Interactive Map: Tracking NJ’s Corporate Economic Subsidies
State economic development
subsidies 2008-12Less than $500,000 $500,000 - $1.2 million $1.2 million - $3 million $3 million - $15 million More than $15 million
Source: Analysis of data from Good Jobs First’s Subsidy Tracker
New Jersey has given some $1.9 billion in economic subsidies to companies of various sizes over the last five years in an effort to get them to relocate to or expand within the state, according to data from a national nonprofit policy research group.
That’s not necessarily a good thing, contend Good Jobs First -- which on Thursday released aand has made economic subsidy data for all the states available on its -- and New Jersey Policy Perspective, a nonpartisan nonprofit organization studying state issues.
The report says that a number of states, including New Jersey, and metropolitan areas across the country waste billions of dollars every year giving out economic development subsidies to entice companies to move from one state or one area to another. The study contends that money would be better spent to create new jobs.
“What was long ago dubbed a Second War Between the States is, unfortunately, raging again in many parts of the country, and New Jersey is one of the leading participants,” said Greg LeRoy, executive director of Good Jobs First and principal author of the report. “The result is a vast waste of taxpayer funds, paying for the geographic reshuffling of existing jobs rather than new business activity. By pretending that these jobs are new, public officials and the recipient companies engage in what amounts to interstate job fraud.”
The report cited New Jersey specifically, saying the state “has doubled down on both job piracy and job blackmail payoffs, continuing to lure firms from New York City -- many of them Wall Street firms that were likely to come anyway.”
A spokeswoman for the New Jersey Economic Development Authority, which administers most of the subsidies -- grants, loans and tax credits or rebates -- did not reply to a request for comment.
“Engaging in this kind of race to the bottom may look like a modest boost to New Jersey's jobs numbers, but it's not sound policy for two main reasons,” said Gordon MacInnes, NJPP president and a former state senator. “First, there is no other effort being emphasized by New Jersey to grow new jobs in the state -- the only arrow in the state's quiver is to pass the tax obligations of businesses onto the backs of individual taxpayers. And second, we are increasingly seeing New Jersey companies using supposed offers from other states as leverage to obtain tax breaks for staying put -- even if they truly had no intention of leaving in the first place.”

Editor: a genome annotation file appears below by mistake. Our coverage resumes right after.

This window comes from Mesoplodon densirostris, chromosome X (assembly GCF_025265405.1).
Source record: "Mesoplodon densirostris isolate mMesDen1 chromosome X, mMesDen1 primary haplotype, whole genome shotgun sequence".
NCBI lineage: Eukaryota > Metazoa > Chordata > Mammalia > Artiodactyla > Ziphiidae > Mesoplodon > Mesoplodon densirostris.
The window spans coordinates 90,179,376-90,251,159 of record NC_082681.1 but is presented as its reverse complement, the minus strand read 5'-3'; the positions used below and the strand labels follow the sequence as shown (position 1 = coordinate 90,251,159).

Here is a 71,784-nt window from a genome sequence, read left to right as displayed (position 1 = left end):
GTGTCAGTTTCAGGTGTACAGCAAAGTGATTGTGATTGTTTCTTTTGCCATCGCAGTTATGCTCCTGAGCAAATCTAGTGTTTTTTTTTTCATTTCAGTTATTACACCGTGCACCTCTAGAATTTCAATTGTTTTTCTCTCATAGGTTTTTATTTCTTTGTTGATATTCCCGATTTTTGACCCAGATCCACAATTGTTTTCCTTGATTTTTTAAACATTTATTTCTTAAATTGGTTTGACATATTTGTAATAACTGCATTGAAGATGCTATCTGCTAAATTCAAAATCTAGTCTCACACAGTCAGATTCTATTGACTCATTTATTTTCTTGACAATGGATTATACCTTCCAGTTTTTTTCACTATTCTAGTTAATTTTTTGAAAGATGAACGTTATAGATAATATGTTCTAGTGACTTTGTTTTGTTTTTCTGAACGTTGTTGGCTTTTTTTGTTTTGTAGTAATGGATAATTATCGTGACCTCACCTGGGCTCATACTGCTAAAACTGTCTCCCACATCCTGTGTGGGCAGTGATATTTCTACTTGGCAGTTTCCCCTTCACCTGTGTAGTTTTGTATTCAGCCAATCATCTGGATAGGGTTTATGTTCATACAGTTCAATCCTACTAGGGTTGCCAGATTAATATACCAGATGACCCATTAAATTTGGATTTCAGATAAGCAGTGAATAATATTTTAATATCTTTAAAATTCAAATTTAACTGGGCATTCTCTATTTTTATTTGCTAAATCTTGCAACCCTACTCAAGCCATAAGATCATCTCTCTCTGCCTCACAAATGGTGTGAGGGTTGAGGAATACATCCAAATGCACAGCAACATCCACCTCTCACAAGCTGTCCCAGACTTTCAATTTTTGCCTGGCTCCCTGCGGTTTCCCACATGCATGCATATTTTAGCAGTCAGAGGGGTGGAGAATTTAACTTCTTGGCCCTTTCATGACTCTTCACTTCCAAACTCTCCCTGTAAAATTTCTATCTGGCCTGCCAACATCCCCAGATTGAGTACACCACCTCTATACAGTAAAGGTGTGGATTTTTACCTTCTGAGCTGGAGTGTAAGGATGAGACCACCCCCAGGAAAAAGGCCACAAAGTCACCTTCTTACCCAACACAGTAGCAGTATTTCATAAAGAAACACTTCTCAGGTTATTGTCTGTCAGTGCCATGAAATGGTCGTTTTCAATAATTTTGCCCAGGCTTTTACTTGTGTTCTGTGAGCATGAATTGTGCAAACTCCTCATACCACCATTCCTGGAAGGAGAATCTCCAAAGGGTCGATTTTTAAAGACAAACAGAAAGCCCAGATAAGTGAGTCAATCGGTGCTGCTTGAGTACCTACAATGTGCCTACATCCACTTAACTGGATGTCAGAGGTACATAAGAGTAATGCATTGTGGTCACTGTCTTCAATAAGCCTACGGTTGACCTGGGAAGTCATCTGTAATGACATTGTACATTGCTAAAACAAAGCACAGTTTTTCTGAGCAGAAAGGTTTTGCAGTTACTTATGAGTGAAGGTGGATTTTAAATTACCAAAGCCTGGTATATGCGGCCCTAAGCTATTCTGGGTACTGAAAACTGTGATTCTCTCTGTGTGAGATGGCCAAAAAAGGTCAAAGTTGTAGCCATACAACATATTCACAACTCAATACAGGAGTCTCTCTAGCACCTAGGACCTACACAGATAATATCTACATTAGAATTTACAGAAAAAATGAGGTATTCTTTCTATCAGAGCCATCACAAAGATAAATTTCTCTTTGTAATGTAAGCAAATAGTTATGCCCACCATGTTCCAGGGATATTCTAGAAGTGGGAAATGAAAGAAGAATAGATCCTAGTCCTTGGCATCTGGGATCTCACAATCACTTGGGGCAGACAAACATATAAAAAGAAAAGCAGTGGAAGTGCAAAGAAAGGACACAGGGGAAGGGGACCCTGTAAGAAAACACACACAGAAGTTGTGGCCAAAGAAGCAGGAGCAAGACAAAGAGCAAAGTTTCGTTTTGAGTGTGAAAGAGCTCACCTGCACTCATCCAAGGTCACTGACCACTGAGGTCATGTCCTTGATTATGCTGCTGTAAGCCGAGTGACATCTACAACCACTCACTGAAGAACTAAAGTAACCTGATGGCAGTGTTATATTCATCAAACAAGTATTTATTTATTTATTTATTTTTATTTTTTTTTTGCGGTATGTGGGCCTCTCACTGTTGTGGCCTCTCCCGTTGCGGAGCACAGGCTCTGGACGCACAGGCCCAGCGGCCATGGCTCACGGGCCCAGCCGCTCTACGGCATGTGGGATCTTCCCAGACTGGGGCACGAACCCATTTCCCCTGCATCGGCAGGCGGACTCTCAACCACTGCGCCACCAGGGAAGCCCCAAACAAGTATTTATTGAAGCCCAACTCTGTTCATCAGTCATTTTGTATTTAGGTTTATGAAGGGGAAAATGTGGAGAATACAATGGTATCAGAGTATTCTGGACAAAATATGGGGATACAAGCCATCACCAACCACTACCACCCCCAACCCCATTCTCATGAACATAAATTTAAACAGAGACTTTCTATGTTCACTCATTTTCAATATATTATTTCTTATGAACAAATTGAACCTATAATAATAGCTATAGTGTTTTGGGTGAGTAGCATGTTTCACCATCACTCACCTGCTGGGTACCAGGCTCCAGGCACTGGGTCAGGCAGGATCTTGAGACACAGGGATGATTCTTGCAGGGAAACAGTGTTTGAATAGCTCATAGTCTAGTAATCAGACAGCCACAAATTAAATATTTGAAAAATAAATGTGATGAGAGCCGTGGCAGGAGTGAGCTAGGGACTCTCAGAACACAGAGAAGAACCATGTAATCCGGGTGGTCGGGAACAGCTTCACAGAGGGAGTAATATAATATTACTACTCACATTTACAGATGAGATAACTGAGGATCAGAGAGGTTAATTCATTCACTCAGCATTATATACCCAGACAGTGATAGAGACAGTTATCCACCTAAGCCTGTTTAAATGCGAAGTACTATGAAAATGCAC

To cool down the job wars, the report recommends that states stop subsidizing companies for existing jobs that are treated as “new” simply because their location has changed and stop recruitment activities designed to steal jobs from other states. It also suggests the federal government give a small amount of economic development aid to states that no longer engage in job piracy.
Some of New Jersey’s subsidies have been controversial because they have gone to companies moving from one municipality to another within the state – for instance, Panasonic is getting a $102 million Urban Transit Hub Tax Credit for moving from Secaucus to Newark.
An analysis of subsidy data from 2008 through 2012 from Subsidy Tracker shows incentives went to at least one company in 87 of the state’s municipalities. The only county that got no help was Cape May. The most money went to Newark – 15 companies got 18 subsidies totaling more than $500 million. The largest individual subsidy, though, was a 2011 $261 million Economic Redevelopment and Growth Program tax rebate to the struggling Revel Casino in Atlantic City.
To see details of subsidies for businesses within a community, click on it. If more than one business within a municipality got an incentive, clicking on the link within the box will take you to a spreadsheet listing all the subsidies. There are explanations of all the programs at the
Colleen O'Dea is an editor-at-large for NJ Spotlight.